Books in Brief: Dear Yeti by James Kwan, Book: My Autobiography by John Agard - The Buffalo News
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Books in Brief: Dear Yeti by James Kwan, Book: My Autobiography by John Agard

Picture Book

Dear Yeti by James Kwan; Farrar Straus Giroux, $17.99

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Two young hikers set off into the wilderness on a search for Yeti in this charming picture-book take on the quest to find the abominable snowman, told through a series of “Dear Yeti” notes. (“Dear Yeti … We’re calling your name. You are one hard beast to find! We are wild, but friendly, men …” or, even more amusing: “We found some tracks, poops, and hairs so you must be close.”) Kwan’s stylized illustrations offer an imaginative depiction of a wild but not terrifying terrain (tall mountains, easily scaled; trees with foliage shaped like ice cream pops) and are the perfect complement to his engaging tale of a reclusive, friendly fur-covered beast – with a human face – who keeps watch over the hikers and comes to the rescue more than once.

– Jean Westmoore

CHILDREN’s

My Autobiography transcribed by John Agard; illustrated by Neil Packer; Candlewick Press, $15.99. Ages 10 and up.

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The wonder of books, and how they came to be, from clay tablet to parchment to e-book, comes alive in this slim volume, a collaboration between a leading English poet and a gifted illustrator. It’s in turns funny and wise and covers an amazing amount of ground, told in Book’s own eccentric voice. “My name is Book and I’ll tell you the story of my life. In good time you’ll be hearing about clay tablets, the invention of the alphabet, parchment, manuscripts that light up, libraries, and all that kind of stuff …” The memorable narrative is sprinkled with proverbs and quotes from philosophers, other writers. Packer’s clever illustrations (letters cavorting on a trampoline, Buddhist sacred texts of birch bark –“I’d lie spineless in my pigeonhole”– with titles on dangling tags, a step-by-step guide to making papyrus; a mathematical equation of 200 sheep equals 1 Bible for the chapter on parchment - Agard’s chapter title: “How Sheep Entered My Life”) are perfect.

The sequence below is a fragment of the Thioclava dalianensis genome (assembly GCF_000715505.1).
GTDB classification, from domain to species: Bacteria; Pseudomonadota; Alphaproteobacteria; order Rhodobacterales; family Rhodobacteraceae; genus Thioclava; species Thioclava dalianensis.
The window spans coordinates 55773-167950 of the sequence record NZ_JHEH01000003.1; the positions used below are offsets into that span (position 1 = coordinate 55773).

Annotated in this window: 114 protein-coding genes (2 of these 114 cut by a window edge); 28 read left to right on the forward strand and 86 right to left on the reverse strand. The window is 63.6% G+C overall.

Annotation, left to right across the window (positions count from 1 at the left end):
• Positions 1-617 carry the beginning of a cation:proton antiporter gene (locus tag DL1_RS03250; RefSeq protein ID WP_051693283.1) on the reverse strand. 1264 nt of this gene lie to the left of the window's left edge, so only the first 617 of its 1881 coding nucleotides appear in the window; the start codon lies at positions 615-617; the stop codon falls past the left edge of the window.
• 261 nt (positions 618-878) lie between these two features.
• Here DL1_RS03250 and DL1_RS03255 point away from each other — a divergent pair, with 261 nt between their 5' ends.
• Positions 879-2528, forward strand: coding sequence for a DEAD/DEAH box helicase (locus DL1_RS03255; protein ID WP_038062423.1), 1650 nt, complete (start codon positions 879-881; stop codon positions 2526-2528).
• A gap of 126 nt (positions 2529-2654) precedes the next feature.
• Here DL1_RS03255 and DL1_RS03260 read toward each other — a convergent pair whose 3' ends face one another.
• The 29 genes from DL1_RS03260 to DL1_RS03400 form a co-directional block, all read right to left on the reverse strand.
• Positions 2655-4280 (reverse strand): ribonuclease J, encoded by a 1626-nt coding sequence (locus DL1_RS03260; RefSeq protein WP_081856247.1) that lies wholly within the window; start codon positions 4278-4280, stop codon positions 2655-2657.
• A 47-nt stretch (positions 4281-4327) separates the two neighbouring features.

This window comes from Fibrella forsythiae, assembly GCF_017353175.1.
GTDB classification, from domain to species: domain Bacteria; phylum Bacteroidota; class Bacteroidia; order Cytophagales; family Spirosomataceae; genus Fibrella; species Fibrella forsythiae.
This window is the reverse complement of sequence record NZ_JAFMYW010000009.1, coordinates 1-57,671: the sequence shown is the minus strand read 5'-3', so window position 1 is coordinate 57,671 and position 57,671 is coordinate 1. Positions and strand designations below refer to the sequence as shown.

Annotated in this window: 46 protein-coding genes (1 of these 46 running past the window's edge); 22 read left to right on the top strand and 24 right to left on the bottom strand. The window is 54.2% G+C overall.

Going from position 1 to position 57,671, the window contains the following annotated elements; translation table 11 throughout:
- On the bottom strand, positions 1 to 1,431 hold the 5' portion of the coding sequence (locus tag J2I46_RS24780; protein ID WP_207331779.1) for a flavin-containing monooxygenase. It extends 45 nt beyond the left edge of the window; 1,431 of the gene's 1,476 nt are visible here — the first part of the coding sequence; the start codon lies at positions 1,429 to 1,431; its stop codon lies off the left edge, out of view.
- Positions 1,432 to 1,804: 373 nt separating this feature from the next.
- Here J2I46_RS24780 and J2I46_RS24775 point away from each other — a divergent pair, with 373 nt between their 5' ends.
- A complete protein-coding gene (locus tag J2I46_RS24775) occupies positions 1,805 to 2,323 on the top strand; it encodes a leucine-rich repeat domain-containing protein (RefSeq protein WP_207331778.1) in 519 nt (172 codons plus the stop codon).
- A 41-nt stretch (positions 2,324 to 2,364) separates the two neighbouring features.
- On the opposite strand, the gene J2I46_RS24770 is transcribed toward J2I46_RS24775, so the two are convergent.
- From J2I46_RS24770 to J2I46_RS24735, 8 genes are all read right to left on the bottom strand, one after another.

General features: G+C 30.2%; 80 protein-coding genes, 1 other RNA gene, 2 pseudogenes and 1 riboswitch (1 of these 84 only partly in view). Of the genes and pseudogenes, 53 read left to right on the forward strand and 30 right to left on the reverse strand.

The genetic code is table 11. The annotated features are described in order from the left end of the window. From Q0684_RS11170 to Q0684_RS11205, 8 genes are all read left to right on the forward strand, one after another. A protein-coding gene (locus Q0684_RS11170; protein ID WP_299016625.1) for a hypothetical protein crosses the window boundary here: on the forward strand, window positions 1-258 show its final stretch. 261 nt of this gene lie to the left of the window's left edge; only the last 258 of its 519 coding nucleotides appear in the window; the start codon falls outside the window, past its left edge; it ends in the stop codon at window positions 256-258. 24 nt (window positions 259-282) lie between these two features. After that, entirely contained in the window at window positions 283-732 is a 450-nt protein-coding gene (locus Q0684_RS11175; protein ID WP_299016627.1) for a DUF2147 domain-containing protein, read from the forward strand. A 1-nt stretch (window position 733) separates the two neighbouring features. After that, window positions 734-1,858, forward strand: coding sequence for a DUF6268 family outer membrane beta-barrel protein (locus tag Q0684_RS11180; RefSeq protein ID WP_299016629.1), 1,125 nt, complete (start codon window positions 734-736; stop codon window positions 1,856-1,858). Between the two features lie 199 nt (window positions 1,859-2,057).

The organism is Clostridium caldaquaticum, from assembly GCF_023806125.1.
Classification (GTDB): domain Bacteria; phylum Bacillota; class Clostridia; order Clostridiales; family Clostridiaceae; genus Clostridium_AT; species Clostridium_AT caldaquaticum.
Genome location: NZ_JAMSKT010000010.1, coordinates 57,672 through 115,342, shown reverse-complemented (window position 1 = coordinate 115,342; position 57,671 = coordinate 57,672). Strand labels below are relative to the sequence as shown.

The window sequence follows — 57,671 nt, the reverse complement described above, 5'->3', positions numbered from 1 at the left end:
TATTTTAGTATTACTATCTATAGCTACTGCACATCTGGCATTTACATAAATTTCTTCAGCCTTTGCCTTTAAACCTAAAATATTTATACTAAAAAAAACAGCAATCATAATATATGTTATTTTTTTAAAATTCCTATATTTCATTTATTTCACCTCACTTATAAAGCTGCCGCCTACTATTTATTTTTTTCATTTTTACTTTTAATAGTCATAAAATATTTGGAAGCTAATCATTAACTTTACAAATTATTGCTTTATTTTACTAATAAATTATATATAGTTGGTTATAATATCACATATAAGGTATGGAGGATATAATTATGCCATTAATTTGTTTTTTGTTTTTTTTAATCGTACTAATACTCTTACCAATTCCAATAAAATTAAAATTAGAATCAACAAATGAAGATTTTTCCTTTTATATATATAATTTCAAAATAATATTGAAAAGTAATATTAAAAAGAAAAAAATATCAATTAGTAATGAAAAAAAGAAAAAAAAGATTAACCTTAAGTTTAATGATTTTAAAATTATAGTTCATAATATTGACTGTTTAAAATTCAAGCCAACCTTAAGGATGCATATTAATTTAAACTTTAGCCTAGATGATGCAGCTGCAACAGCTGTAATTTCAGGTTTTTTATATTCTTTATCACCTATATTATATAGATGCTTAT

– Jean Westmoore

THRILLER

House of the Rising Sun by James Lee Burke, Simon & Schuster, 448 pages ($27.99)

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James Lee Burke is best known for his novels about Louisiana detective Dave Robicheaux, books in which he brings the bayou country and New Orleans to vivid life.

But Burke was born and raised in Houston. He has written eight previous novels about three members of the Holland family – cousins Weldon, Billy Bob and Hackberry Holland – with Texas settings ranging from the Depression to the current day.

Burke, who took the Holland surname and some parts of these stories from his own mother’s family, takes his fictional family saga back even further in time with “House of the Rising Sun,” which is about the grandfather of Weldon, Billy Bob and Hackberry. Also named Hackberry Holland, he appeared briefly in Burke’s last book, the excellent “Wayfaring Stranger,” as an aging but legendary former Texas Ranger.

He’s the main character in “House of the Rising Sun,” which is set mostly in the years just after World War I. Hack is a fearless 6-foot-8 giant who crosses a desert on horseback with no water after a battle with Pancho Villa’s soldiers, is captured by Mexican troops who waterboard him, then shoots his way out with the help of a mysterious woman, stopping to set fire to a hearse loaded with munitions and taking with him a peculiar artifact he finds in the car.

A couple of decades before, Hack fell in love with a young union organizer named Ruby Dansen. They had a son, Ishmael. Hack hoped to spend his life with them, but things went wrong and he hasn’t seen them in years.

Hack is trying to find Ishmael, who has served bravely in the war as a white officer in command of black troops, surviving the horrific Battle of the Marne, which Burke describes in nightmarish detail.

Burke, who began his writing life as a poet, often employs supernatural elements and religious symbolism in his fiction. In “House of the Rising Sun” he brings the Holy Grail, with its echoes of both Christian iconography and Arthurian legend, into a modern world where an arms dealer makes a vast fortune from supplying the means for slaughter, stoking everything from global warfare to the fears of private citizens for his own gain.

– Colette Bancroft, Tampa Bay Times book editor

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